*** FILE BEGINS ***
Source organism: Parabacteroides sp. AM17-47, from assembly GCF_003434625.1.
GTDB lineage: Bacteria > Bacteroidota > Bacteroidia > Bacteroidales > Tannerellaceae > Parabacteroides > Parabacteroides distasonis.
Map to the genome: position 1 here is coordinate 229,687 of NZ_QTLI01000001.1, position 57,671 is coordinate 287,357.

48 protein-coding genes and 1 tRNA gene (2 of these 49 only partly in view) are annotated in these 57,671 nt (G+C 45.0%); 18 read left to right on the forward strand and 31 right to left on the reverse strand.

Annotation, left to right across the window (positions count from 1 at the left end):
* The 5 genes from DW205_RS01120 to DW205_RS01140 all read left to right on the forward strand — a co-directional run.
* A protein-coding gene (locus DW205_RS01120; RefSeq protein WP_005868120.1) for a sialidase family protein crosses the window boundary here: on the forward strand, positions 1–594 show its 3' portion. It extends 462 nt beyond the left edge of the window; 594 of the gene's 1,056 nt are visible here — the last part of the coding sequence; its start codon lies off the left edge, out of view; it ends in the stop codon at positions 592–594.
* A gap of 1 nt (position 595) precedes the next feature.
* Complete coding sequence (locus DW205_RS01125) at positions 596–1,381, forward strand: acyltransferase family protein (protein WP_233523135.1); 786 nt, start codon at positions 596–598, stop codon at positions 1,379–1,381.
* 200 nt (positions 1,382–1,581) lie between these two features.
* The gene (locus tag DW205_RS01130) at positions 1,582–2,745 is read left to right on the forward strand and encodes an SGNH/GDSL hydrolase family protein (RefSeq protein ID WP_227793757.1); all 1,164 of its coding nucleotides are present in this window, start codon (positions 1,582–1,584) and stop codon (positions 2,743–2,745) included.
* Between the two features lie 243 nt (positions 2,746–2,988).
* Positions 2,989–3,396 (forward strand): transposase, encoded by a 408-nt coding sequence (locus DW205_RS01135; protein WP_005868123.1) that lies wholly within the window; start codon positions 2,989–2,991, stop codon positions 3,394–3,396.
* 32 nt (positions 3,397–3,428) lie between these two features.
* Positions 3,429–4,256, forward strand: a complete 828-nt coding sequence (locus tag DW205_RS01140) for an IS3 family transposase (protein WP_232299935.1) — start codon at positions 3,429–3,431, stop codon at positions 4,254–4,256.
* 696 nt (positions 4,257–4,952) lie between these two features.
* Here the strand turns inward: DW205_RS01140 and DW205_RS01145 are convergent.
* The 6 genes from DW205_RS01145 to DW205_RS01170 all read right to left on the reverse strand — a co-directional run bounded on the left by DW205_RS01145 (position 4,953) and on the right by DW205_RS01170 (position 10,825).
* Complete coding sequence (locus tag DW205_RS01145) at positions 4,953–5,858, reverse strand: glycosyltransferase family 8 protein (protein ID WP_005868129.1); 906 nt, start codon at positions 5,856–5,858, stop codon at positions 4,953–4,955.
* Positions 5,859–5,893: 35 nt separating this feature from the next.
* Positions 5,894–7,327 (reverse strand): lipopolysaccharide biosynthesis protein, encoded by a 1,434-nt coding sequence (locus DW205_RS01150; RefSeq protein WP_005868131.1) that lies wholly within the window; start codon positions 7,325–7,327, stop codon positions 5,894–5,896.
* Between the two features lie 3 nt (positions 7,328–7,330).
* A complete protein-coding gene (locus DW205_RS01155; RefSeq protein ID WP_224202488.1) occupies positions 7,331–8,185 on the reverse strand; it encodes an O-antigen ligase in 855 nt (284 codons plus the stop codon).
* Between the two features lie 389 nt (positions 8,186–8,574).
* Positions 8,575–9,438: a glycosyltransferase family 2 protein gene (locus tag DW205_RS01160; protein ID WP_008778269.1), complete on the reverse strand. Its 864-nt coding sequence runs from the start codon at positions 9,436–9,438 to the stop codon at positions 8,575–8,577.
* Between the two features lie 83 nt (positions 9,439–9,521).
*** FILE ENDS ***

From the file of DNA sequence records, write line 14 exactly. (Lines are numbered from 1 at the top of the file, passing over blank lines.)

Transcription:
* 32 nt (positions 3,397–3,428) lie between these two features.